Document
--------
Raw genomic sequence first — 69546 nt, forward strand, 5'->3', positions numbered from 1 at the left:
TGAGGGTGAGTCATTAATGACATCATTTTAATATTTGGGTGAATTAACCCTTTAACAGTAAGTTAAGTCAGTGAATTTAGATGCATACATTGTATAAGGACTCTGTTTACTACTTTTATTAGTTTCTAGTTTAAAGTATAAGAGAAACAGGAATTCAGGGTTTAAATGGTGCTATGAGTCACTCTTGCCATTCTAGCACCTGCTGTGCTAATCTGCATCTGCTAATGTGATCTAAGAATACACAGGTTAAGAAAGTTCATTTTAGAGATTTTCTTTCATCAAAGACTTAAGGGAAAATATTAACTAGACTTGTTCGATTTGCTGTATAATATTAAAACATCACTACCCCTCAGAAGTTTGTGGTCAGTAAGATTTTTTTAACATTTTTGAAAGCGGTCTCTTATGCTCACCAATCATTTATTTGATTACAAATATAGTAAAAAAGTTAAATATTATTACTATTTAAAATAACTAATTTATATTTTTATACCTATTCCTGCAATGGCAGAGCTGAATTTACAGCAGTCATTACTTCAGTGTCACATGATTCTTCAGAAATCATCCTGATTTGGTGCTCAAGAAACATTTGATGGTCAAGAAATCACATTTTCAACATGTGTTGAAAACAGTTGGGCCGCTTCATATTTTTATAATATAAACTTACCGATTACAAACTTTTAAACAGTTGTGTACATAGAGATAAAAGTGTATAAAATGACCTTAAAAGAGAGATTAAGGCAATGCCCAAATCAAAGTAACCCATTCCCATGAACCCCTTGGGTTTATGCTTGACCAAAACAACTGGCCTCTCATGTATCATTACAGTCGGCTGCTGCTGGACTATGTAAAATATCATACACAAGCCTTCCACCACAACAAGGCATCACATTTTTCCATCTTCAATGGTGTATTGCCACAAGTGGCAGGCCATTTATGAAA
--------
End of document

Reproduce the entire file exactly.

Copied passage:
Raw genomic sequence first — 69546 nt, forward strand, 5'->3', positions numbered from 1 at the left:
TGAGGGTGAGTCATTAATGACATCATTTTAATATTTGGGTGAATTAACCCTTTAACAGTAAGTTAAGTCAGTGAATTTAGATGCATACATTGTATAAGGACTCTGTTTACTACTTTTATTAGTTTCTAGTTTAAAGTATAAGAGAAACAGGAATTCAGGGTTTAAATGGTGCTATGAGTCACTCTTGCCATTCTAGCACCTGCTGTGCTAATCTGCATCTGCTAATGTGATCTAAGAATACACAGGTTAAGAAAGTTCATTTTAGAGATTTTCTTTCATCAAAGACTTAAGGGAAAATATTAACTAGACTTGTTCGATTTGCTGTATAATATTAAAACATCACTACCCCTCAGAAGTTTGTGGTCAGTAAGATTTTTTTAACATTTTTGAAAGCGGTCTCTTATGCTCACCAATCATTTATTTGATTACAAATATAGTAAAAAAGTTAAATATTATTACTATTTAAAATAACTAATTTATATTTTTATACCTATTCCTGCAATGGCAGAGCTGAATTTACAGCAGTCATTACTTCAGTGTCACATGATTCTTCAGAAATCATCCTGATTTGGTGCTCAAGAAACATTTGATGGTCAAGAAATCACATTTTCAACATGTGTTGAAAACAGTTGGGCCGCTTCATATTTTTATAATATAAACTTACCGATTACAAACTTTTAAACAGTTGTGTACATAGAGATAAAAGTGTATAAAATGACCTTAAAAGAGAGATTAAGGCAATGCCCAAATCAAAGTAACCCATTCCCATGAACCCCTTGGGTTTATGCTTGACCAAAACAACTGGCCTCTCATGTATCATTACAGTCGGCTGCTGCTGGACTATGTAAAATATCATACACAAGCCTTCCACCACAACAAGGCATCACATTTTTCCATCTTCAATGGTGTATTGCCACAAGTGGCAGGCCATTTATGAAA